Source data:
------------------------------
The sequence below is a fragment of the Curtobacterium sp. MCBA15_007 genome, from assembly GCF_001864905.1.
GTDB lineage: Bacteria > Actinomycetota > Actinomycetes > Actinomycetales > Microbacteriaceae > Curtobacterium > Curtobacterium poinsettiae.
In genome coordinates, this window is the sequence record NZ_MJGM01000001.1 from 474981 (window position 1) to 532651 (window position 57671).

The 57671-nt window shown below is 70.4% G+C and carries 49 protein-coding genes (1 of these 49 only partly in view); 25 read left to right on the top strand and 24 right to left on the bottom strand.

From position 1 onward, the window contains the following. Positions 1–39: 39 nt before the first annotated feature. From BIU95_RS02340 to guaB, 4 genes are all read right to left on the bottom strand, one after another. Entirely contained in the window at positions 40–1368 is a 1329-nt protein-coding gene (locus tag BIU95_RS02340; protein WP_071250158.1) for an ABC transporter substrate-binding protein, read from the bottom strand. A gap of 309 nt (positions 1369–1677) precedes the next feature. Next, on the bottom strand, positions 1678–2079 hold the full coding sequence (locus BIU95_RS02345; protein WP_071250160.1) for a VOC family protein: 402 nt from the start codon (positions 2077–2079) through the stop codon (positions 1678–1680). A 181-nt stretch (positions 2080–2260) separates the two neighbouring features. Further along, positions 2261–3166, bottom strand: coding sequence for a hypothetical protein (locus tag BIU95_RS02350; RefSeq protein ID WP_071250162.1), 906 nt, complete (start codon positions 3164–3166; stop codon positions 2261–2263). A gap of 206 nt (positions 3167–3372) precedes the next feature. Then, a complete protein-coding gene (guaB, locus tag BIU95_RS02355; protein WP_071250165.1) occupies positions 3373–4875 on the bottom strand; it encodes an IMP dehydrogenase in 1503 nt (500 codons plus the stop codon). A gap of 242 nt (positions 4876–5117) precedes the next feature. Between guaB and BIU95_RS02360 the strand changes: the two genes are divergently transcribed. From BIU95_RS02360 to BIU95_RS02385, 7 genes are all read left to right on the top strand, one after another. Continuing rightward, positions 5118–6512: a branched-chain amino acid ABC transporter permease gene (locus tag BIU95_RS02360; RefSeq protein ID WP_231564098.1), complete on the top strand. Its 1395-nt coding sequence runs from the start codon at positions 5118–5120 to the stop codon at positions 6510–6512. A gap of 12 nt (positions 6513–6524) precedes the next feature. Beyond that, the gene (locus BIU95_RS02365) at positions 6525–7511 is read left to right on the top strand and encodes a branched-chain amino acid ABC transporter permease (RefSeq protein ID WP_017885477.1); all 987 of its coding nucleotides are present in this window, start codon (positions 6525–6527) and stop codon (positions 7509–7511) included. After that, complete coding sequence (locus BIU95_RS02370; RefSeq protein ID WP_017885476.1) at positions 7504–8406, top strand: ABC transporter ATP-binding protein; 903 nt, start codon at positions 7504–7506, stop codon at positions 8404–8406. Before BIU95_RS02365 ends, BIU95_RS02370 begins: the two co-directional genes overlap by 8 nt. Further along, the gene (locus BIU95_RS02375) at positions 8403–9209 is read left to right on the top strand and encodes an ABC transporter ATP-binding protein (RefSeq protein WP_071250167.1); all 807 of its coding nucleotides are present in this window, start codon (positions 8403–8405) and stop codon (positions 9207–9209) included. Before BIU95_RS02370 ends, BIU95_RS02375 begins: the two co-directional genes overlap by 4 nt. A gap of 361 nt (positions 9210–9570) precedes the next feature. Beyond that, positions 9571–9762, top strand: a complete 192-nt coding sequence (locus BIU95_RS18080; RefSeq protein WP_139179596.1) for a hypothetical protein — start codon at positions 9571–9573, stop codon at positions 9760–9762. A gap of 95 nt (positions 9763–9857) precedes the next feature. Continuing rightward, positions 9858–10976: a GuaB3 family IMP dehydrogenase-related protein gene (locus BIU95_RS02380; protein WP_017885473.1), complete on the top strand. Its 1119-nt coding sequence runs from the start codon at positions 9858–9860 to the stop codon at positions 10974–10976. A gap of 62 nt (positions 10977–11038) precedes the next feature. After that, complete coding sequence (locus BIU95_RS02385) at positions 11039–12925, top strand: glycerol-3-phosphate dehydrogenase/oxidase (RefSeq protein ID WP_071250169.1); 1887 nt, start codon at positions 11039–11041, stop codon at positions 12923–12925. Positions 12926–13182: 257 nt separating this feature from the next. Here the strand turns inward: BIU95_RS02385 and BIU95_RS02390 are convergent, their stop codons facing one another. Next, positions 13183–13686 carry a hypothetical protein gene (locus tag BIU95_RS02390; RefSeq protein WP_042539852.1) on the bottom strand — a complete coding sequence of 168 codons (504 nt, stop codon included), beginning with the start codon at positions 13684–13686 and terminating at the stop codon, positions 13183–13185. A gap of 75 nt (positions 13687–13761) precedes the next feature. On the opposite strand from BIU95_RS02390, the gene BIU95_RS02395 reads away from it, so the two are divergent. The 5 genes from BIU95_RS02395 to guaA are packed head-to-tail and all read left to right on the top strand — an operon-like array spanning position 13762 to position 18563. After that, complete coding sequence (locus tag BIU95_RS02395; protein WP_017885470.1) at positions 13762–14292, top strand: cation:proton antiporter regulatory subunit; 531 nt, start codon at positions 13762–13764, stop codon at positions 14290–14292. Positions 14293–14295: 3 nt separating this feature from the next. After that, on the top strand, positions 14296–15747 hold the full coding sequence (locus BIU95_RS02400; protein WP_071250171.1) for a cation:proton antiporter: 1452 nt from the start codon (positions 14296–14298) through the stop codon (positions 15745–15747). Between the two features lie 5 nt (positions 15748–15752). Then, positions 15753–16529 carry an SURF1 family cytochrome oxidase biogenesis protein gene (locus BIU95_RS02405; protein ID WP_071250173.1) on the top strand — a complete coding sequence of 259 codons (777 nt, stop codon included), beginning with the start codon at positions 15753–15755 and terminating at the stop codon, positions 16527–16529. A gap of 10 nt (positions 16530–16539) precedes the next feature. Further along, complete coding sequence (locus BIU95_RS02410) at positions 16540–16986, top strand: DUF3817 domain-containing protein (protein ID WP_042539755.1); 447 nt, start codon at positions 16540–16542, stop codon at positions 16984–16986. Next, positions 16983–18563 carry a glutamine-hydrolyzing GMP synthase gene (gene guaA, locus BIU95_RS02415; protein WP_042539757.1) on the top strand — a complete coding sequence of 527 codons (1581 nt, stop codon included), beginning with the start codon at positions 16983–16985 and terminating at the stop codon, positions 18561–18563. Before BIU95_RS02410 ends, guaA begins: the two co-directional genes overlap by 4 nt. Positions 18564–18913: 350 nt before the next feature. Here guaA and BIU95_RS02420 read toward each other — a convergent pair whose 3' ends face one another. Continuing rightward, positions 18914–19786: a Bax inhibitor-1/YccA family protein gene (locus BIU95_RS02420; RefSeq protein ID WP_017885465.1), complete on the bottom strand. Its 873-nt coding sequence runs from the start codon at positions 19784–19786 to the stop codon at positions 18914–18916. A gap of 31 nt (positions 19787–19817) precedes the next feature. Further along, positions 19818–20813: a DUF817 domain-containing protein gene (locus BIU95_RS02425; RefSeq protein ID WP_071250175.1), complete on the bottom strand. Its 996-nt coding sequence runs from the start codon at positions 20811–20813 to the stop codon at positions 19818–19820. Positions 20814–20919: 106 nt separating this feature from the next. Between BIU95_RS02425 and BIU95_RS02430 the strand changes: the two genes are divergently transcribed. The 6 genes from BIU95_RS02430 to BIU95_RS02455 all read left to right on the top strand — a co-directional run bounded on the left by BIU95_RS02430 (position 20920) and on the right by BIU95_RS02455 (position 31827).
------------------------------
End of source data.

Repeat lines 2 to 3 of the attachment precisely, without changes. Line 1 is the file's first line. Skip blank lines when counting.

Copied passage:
GTDB lineage: Bacteria > Actinomycetota > Actinomycetes > Actinomycetales > Microbacteriaceae > Curtobacterium > Curtobacterium poinsettiae.
In genome coordinates, this window is the sequence record NZ_MJGM01000001.1 from 474981 (window position 1) to 532651 (window position 57671).